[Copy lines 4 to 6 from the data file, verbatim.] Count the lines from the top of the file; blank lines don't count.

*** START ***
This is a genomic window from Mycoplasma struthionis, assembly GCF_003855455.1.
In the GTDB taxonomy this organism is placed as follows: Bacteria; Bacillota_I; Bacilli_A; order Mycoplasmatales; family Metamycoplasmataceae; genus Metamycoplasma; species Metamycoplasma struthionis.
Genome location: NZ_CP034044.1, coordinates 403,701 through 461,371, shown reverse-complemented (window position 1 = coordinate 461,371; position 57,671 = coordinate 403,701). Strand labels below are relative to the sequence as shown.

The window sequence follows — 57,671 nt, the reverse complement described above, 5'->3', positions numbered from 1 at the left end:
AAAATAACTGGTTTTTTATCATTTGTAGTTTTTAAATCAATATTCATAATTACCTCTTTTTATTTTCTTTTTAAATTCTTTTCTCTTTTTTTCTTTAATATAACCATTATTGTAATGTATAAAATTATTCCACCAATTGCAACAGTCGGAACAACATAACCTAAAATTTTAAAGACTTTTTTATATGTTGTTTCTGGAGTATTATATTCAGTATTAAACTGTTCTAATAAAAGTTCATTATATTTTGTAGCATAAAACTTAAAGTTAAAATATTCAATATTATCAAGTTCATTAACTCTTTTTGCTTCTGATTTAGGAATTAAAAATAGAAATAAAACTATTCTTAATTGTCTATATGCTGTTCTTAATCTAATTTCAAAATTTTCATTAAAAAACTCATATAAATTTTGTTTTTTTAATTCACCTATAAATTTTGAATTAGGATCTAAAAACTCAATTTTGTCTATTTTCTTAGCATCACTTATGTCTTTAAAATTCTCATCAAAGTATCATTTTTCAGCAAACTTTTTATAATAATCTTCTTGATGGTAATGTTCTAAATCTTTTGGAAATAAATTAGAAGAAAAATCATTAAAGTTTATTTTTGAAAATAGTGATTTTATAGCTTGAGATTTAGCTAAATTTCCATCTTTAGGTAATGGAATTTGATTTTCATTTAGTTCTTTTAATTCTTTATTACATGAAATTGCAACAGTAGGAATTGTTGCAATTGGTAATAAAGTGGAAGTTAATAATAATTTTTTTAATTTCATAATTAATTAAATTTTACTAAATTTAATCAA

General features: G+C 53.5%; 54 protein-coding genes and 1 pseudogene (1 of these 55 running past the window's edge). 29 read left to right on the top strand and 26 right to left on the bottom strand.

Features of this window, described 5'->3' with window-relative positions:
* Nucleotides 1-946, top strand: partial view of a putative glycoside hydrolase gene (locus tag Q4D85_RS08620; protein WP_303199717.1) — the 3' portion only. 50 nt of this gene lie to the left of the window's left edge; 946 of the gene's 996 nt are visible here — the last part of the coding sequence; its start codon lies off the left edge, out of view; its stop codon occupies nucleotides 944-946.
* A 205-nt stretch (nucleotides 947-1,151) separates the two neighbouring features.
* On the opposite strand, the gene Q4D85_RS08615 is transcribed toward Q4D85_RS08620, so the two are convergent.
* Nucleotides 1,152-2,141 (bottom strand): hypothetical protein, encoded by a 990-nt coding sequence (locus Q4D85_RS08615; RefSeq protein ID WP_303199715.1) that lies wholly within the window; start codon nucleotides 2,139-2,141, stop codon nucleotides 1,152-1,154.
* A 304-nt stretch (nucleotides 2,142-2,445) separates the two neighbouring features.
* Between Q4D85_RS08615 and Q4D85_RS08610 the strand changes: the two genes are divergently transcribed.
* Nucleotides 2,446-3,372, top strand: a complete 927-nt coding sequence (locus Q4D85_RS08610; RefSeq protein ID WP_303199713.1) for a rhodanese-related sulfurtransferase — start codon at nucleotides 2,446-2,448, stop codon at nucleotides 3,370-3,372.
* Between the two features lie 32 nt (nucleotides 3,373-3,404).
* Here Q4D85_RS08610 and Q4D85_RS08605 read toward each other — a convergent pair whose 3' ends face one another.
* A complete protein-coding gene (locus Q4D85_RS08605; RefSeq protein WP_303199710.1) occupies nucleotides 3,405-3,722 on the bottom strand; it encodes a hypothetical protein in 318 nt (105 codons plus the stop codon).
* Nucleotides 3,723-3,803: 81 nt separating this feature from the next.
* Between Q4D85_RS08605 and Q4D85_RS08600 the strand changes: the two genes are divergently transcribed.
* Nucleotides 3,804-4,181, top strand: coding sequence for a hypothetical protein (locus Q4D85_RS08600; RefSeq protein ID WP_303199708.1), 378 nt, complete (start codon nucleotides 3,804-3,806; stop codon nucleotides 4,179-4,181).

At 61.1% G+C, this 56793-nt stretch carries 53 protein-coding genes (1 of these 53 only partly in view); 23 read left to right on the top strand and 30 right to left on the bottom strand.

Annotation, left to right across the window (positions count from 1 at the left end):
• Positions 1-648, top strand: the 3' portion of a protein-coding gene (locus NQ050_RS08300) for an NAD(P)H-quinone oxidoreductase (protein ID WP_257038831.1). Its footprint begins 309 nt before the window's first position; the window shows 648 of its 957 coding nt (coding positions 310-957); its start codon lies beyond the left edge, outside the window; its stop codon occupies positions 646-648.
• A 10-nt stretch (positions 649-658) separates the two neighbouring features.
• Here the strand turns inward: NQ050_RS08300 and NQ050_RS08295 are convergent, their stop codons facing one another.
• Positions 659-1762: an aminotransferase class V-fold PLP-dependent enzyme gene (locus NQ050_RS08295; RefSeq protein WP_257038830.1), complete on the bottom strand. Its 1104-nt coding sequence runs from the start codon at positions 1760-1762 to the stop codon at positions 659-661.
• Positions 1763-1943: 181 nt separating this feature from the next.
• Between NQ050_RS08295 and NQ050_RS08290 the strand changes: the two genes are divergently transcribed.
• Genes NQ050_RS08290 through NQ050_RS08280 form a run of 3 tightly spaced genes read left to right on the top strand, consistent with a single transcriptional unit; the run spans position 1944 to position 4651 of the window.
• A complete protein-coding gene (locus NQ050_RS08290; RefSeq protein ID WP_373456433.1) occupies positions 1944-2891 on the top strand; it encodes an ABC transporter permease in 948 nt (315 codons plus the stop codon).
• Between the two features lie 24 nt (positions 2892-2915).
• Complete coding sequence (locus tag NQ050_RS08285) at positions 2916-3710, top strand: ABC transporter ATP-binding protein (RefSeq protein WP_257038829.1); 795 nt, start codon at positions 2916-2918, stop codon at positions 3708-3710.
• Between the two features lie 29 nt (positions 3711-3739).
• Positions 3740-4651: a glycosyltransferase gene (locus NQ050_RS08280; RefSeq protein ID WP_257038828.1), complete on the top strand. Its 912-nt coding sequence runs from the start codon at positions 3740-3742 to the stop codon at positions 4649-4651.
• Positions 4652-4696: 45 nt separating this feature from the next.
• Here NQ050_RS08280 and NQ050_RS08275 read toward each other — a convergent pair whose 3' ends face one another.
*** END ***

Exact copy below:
The window sequence follows — 57,671 nt, the reverse complement described above, 5'->3', positions numbered from 1 at the left end:
AAAATAACTGGTTTTTTATCATTTGTAGTTTTTAAATCAATATTCATAATTACCTCTTTTTATTTTCTTTTTAAATTCTTTTCTCTTTTTTTCTTTAATATAACCATTATTGTAATGTATAAAATTATTCCACCAATTGCAACAGTCGGAACAACATAACCTAAAATTTTAAAGACTTTTTTATATGTTGTTTCTGGAGTATTATATTCAGTATTAAACTGTTCTAATAAAAGTTCATTATATTTTGTAGCATAAAACTTAAAGTTAAAATATTCAATATTATCAAGTTCATTAACTCTTTTTGCTTCTGATTTAGGAATTAAAAATAGAAATAAAACTATTCTTAATTGTCTATATGCTGTTCTTAATCTAATTTCAAAATTTTCATTAAAAAACTCATATAAATTTTGTTTTTTTAATTCACCTATAAATTTTGAATTAGGATCTAAAAACTCAATTTTGTCTATTTTCTTAGCATCACTTATGTCTTTAAAATTCTCATCAAAGTATCATTTTTCAGCAAACTTTTTATAATAATCTTCTTGATGGTAATGTTCTAAATCTTTTGGAAATAAATTAGAAGAAAAATCATTAAAGTTTATTTTTGAAAATAGTGATTTTATAGCTTGAGATTTAGCTAAATTTCCATCTTTAGGTAATGGAATTTGATTTTCATTTAGTTCTTTTAATTCTTTATTACATGAAATTGCAACAGTAGGAATTGTTGCAATTGGTAATAAAGTGGAAGTTAATAATAATTTTTTTAATTTCATAATTAATTAAATTTTACTAAATTTAATCAA

General features: G+C 53.5%; 54 protein-coding genes and 1 pseudogene (1 of these 55 running past the window's edge). 29 read left to right on the top strand and 26 right to left on the bottom strand.